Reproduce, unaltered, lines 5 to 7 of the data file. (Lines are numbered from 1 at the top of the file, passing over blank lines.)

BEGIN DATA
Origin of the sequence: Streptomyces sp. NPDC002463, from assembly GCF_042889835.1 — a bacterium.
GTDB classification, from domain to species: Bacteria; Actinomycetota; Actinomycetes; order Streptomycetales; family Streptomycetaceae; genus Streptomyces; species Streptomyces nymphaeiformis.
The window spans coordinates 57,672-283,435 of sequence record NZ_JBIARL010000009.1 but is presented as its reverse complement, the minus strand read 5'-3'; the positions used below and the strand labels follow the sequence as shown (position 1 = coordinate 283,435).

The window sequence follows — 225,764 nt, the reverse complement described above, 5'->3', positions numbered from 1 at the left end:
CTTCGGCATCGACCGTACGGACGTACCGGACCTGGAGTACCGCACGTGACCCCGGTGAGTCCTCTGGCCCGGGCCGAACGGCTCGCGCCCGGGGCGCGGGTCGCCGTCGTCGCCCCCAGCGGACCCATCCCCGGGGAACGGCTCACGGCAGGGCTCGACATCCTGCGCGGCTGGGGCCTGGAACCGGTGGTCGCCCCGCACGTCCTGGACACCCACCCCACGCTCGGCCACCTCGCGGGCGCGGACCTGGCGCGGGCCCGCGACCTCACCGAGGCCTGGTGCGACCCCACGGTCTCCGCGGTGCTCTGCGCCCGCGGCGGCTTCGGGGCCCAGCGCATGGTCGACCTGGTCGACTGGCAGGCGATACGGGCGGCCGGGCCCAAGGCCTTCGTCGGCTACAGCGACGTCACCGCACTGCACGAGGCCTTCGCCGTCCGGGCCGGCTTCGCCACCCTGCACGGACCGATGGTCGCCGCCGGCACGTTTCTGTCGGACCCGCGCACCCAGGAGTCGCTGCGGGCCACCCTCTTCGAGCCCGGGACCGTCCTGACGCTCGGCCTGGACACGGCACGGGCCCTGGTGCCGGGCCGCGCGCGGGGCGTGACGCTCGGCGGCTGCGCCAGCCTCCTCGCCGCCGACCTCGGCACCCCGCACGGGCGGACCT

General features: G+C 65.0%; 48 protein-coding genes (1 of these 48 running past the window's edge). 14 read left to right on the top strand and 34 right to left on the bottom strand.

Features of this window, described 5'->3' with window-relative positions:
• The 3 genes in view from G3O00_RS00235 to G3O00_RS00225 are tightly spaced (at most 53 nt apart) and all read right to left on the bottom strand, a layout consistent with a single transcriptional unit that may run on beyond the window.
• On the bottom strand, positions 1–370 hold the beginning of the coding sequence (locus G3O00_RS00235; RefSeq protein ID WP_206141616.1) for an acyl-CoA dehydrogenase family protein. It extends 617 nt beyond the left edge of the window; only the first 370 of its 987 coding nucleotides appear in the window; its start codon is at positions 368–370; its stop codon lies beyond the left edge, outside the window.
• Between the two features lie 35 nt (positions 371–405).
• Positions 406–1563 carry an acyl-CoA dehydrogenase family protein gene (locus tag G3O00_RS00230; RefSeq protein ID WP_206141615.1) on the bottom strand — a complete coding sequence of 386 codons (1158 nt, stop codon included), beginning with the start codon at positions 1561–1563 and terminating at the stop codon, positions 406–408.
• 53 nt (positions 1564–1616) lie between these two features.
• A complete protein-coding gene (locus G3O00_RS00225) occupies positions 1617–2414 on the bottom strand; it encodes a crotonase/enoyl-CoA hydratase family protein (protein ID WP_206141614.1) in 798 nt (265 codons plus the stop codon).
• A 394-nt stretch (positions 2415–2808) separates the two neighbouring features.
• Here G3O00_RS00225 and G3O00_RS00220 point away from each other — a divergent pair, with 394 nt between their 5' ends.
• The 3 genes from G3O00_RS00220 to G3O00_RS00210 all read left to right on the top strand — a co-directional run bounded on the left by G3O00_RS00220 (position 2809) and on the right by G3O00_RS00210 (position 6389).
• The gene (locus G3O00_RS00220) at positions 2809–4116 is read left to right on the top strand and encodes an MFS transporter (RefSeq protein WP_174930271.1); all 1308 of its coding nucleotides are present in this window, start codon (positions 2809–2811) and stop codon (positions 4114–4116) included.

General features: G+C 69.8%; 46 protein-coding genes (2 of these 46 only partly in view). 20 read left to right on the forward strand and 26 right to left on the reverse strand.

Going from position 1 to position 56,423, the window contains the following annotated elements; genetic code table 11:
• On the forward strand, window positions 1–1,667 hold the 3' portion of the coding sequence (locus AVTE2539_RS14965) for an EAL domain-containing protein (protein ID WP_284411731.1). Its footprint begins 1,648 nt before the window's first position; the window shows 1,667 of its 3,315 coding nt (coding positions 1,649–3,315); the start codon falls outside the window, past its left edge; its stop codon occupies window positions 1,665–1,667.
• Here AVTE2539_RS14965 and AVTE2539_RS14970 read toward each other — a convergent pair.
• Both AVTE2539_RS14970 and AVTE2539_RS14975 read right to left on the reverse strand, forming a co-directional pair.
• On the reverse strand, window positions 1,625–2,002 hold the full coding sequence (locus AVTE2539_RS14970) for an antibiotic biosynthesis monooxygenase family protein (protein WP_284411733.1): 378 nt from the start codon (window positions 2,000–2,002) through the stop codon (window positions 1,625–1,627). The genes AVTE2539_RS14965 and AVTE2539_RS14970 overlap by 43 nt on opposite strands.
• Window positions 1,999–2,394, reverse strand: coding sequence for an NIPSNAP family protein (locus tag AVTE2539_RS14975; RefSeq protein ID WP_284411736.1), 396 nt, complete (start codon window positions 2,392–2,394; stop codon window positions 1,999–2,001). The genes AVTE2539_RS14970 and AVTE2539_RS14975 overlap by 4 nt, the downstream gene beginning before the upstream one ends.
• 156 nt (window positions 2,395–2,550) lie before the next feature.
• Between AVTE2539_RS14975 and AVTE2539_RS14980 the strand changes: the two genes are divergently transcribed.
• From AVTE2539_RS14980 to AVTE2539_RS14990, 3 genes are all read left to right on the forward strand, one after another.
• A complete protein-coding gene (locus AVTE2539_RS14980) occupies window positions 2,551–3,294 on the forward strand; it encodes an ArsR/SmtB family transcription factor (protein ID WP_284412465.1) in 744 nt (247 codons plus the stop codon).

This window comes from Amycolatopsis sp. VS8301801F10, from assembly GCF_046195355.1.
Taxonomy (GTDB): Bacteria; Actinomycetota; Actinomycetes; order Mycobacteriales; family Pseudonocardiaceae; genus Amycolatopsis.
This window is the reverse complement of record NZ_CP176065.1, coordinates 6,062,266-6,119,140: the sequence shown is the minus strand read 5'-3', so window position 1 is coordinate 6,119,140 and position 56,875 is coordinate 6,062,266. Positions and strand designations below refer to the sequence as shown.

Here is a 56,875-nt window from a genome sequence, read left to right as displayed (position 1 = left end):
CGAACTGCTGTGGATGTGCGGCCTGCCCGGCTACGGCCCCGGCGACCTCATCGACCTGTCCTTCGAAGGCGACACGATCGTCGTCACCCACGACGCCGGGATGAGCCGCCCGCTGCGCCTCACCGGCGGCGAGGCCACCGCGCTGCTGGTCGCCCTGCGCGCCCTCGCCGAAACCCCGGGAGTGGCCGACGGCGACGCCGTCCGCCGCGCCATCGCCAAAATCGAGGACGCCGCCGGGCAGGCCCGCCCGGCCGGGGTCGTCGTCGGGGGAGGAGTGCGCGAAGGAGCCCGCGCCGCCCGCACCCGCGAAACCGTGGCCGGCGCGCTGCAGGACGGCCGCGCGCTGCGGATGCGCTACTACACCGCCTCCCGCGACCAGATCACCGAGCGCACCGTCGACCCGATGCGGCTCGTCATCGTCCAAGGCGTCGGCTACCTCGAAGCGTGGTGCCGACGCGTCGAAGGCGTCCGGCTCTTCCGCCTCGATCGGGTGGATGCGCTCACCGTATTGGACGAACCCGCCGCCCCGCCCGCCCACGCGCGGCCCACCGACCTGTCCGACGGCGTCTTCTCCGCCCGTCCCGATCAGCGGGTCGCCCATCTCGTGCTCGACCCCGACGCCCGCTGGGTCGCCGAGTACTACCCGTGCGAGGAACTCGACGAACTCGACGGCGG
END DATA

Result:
CTTCGGCATCGACCGTACGGACGTACCGGACCTGGAGTACCGCACGTGACCCCGGTGAGTCCTCTGGCCCGGGCCGAACGGCTCGCGCCCGGGGCGCGGGTCGCCGTCGTCGCCCCCAGCGGACCCATCCCCGGGGAACGGCTCACGGCAGGGCTCGACATCCTGCGCGGCTGGGGCCTGGAACCGGTGGTCGCCCCGCACGTCCTGGACACCCACCCCACGCTCGGCCACCTCGCGGGCGCGGACCTGGCGCGGGCCCGCGACCTCACCGAGGCCTGGTGCGACCCCACGGTCTCCGCGGTGCTCTGCGCCCGCGGCGGCTTCGGGGCCCAGCGCATGGTCGACCTGGTCGACTGGCAGGCGATACGGGCGGCCGGGCCCAAGGCCTTCGTCGGCTACAGCGACGTCACCGCACTGCACGAGGCCTTCGCCGTCCGGGCCGGCTTCGCCACCCTGCACGGACCGATGGTCGCCGCCGGCACGTTTCTGTCGGACCCGCGCACCCAGGAGTCGCTGCGGGCCACCCTCTTCGAGCCCGGGACCGTCCTGACGCTCGGCCTGGACACGGCACGGGCCCTGGTGCCGGGCCGCGCGCGGGGCGTGACGCTCGGCGGCTGCGCCAGCCTCCTCGCCGCCGACCTCGGCACCCCGCACGGGCGGACCT

General features: G+C 65.0%; 48 protein-coding genes (1 of these 48 running past the window's edge). 14 read left to right on the top strand and 34 right to left on the bottom strand.

Features of this window, described 5'->3' with window-relative positions: